Bill was, I think, the ablest manager to hold the presidential office in my lifetime. He tended to tiny details of policy and appointed mostly able people to administer his programs. W, on the other hand, has mostly appointed hopeless but loyal hacks who would serve his political ends. Nonetheless, I really, truly don't want to live through another Clinton reign, even with a Clinton as vice president, what's with all the drama and hankypanky and Bill's frantic need for constant attention and the contemptible whining they emit when thwarted. Even with the poor opinion of the general public toward Republican rule, the Dems can bumble around and lose this election to a man who intends to stay W's ill-chosen course. I wish there were a third party loose in this election that was more than a bad joke.

Tuesday, June 3, 2008

Troubles in paradise

You've no doubt read that California is in another budget crisis, laying off teachers and such. There may be a hint as to why here:
According to new data from the Department of Public Social Services, nearly twenty five percent of Los Angeles County ’s welfare and food stamp benefits goes directly to the children of illegal aliens, at a cost of $36 million a month -- for a projected annual cost of $432 million.

The rest is here.

Monday, June 2, 2008

Outdoor **Adrift fauna

The security system alerted on an intruder this morning, and my wife found this little Texan rooting in the flowerbed by the north porch. It's probably a poor season for grub eaters, dry as it's been. We're seeing very few June bugs, which started profusely last year in early May. Not complaining about that, or the lack of mosquitoes, but we could stand some rain down here. Watering gets expensive.

The Daily Double

Well, the Vicad hit the cliché double today with a lost-class-ring story and a big-zucchini story. The class-ring story had a lie/lay blunder that had us muttering darkly about the future of the country. They actually have video on the squash. A friend wrote, "so, the advo shot video of a big zucchini. i bet the plot is riveting, but i believe i'll pass, don't have time to get caught up in such emotional drama."
I think they've missed the big story. The cutline under the zucchini photo read, "Jack Dennis holds a 3 lb Zucchini that he plucked from his garden Wednesday morning. Measuring near 12" long, Dennis described the "Big Boy" as being nearly three times larger than a normal zucchini." If Dennis truly measures 12" long, as one would gather from the cutline, he's considerably smaller than the ordinary gardener. There's a story. As for vegetable video, you could better sit on the porch and watch the grass grow, or paint the bedroom and watch the paint dry, or watch golf.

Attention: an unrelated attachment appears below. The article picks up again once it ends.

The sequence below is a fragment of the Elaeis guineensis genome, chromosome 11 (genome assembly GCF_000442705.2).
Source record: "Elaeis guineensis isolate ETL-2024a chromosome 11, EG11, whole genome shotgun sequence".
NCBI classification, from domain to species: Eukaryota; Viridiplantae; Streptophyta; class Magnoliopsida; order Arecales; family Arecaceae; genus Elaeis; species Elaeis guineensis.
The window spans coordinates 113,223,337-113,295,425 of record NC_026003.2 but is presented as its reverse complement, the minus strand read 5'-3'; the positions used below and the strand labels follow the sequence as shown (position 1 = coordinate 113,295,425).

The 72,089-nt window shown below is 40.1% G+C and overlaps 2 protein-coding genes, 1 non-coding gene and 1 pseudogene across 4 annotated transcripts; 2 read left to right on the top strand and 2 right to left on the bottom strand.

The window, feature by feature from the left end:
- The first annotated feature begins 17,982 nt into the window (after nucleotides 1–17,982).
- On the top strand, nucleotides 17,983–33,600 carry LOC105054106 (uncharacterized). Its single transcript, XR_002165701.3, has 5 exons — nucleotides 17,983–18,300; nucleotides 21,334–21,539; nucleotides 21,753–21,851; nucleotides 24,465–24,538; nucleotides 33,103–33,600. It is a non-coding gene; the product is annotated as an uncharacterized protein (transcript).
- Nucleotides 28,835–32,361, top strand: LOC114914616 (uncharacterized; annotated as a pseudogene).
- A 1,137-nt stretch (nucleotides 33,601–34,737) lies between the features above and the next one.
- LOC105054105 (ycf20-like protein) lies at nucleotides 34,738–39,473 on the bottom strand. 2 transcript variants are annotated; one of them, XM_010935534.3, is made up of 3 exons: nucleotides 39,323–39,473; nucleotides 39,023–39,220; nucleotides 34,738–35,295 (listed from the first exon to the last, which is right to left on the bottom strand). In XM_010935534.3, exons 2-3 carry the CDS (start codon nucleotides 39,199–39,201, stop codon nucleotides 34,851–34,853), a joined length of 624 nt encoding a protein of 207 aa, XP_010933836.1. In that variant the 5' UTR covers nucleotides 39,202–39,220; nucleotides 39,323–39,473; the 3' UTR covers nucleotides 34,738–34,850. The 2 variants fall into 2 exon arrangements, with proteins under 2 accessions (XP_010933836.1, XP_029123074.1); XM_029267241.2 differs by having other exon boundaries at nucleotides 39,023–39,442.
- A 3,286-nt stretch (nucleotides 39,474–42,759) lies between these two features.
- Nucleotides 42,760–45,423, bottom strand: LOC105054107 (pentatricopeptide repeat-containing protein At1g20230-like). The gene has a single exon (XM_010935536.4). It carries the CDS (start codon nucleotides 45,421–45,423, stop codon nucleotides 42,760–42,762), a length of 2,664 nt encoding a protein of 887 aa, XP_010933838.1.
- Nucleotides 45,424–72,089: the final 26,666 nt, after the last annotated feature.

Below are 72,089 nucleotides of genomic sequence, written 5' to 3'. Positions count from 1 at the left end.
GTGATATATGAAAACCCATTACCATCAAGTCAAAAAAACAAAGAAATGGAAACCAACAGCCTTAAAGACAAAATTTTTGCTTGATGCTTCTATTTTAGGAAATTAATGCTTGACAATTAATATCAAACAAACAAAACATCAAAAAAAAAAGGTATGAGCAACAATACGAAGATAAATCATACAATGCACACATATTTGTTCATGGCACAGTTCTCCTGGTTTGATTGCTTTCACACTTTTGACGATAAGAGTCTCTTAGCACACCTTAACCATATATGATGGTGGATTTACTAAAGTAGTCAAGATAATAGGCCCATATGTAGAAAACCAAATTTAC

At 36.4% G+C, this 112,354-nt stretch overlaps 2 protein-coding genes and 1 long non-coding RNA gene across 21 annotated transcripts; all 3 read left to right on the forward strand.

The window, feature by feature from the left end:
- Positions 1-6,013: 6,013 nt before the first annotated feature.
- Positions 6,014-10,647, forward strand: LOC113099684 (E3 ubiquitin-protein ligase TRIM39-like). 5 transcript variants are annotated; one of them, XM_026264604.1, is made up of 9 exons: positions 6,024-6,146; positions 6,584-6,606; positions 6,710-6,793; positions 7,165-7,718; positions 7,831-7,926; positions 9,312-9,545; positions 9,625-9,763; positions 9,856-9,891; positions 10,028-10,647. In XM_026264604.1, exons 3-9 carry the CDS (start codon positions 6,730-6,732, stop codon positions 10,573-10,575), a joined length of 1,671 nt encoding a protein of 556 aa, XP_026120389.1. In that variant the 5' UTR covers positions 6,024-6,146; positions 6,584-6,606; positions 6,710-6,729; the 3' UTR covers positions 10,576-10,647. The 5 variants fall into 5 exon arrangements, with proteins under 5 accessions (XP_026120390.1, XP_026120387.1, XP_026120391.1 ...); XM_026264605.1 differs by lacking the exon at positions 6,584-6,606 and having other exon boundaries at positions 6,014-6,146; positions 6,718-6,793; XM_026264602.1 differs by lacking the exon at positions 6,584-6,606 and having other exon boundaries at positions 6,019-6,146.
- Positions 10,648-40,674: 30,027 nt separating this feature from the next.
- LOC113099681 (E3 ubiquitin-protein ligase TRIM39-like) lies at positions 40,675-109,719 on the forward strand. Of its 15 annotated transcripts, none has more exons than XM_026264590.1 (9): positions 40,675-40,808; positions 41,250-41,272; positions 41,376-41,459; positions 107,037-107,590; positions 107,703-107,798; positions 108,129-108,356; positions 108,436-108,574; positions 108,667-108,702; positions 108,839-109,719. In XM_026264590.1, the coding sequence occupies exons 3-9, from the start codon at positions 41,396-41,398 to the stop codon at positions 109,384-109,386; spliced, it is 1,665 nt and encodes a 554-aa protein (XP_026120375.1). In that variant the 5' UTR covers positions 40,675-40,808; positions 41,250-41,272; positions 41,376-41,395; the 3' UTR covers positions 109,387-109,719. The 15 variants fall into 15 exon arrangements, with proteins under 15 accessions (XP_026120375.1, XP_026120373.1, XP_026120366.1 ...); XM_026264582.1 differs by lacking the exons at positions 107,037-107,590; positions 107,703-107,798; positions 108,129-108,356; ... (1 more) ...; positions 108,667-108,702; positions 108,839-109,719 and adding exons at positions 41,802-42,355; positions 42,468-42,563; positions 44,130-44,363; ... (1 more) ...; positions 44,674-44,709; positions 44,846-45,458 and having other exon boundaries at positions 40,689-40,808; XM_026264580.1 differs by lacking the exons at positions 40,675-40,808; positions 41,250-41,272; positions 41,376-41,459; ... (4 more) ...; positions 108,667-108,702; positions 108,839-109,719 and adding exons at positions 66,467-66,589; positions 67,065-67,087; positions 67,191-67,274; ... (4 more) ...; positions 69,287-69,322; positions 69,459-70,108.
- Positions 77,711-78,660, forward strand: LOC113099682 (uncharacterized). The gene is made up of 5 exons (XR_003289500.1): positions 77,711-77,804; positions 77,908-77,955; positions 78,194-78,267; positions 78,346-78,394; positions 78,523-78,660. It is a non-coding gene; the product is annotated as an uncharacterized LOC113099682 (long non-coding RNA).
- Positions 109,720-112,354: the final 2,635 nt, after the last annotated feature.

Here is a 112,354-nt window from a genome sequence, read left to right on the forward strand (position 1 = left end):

World's best zucchini recipe, from, I think, Marcella Hazan: Cut the squash into matchstick pieces. Lay it out on a plate and salt it. After 15 or 20 minutes, pat it dry, shake it in seasoned flour, and fry it crisp in hot oil. Drain it on paper towel and put it in a bowl. With the side of your big knife, smash flat a clove or two of garlic and stick the smashed garlic down amongst the zukes. Sprinkle it all with red-wine vinegar. Beats the hell out of zucchini bread.

Sunday, June 1, 2008

War goes on

Nah, not the one in Iran. We seem to have adjusted to the idea that that war will last at least five more years and perhaps a hundred. I'm talking about the war in Cd. Juárez for control of the path for northbound drugs. From the World's Worst Newspaper, May 30:
This year's death count surpassed 400 this week, fueled by an ongoing war between drug traffickers from Juárez and Sinaloa.
From Thursday morning to Friday evening, there were at least 18 slayings, and unverified totals discussed among media outlets in Juárez and El Paso have put the total death count at more than 400.

Read the rest here. Eighteen corpses in a day and a half and nobody in the U.S. national media appears to have noticed the bloodshed, although the NYT did have a little piece on killings of police in Villa Ahumada, a small town south of Wazoo. Wonder why the lack of interest in what seems to be a good story? This is right across the street from an American city of three-quarters of million people.